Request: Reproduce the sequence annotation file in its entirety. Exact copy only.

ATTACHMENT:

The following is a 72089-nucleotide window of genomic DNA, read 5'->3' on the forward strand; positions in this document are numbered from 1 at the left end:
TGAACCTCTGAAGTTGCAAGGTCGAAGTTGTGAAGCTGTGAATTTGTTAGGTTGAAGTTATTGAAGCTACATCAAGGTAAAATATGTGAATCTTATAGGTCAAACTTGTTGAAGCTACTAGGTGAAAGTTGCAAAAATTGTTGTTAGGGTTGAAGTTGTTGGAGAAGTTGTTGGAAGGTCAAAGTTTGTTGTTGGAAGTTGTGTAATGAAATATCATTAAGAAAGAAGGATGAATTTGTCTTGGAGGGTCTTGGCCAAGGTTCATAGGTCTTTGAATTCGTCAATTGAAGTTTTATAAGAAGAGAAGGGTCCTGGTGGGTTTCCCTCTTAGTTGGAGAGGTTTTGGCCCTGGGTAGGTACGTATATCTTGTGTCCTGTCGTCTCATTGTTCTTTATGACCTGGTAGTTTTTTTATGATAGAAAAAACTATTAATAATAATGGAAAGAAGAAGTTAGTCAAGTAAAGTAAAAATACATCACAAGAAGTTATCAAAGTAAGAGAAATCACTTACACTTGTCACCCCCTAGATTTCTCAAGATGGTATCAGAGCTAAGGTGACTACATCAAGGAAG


The following is a 72089-nucleotide window of genomic DNA, read 5'->3' on the forward strand; positions in this document are numbered from 1 at the left end:
TGAACCTCTGAAGTTGCAAGGTCGAAGTTGTGAAGCTGTGAATTTGTTAGGTTGAAGTTATTGAAGCTACATCAAGGTAAAATATGTGAATCTTATAGGTCAAACTTGTTGAAGCTACTAGGTGAAAGTTGCAAAAATTGTTGTTAGGGTTGAAGTTGTTGGAGAAGTTGTTGGAAGGTCAAAGTTTGTTGTTGGAAGTTGTGTAATGAAATATCATTAAGAAAGAAGGATGAATTTGTCTTGGAGGGTCTTGGCCAAGGTTCATAGGTCTTTGAATTCGTCAATTGAAGTTTTATAAGAAGAGAAGGGTCCTGGTGGGTTTCCCTCTTAGTTGGAGAGGTTTTGGCCCTGGGTAGGTACGTATATCTTGTGTCCTGTCGTCTCATTGTTCTTTATGACCTGGTAGTTTTTTTATGATAGAAAAAACTATTAATAATAATGGAAAGAAGAAGTTAGTCAAGTAAAGTAAAAATACATCACAAGAAGTTATCAAAGTAAGAGAAATCACTTACACTTGTCACCCCCTAGATTTCTCAAGATGGTATCAGAGCTAAGGTGACTACATCAAGGAAG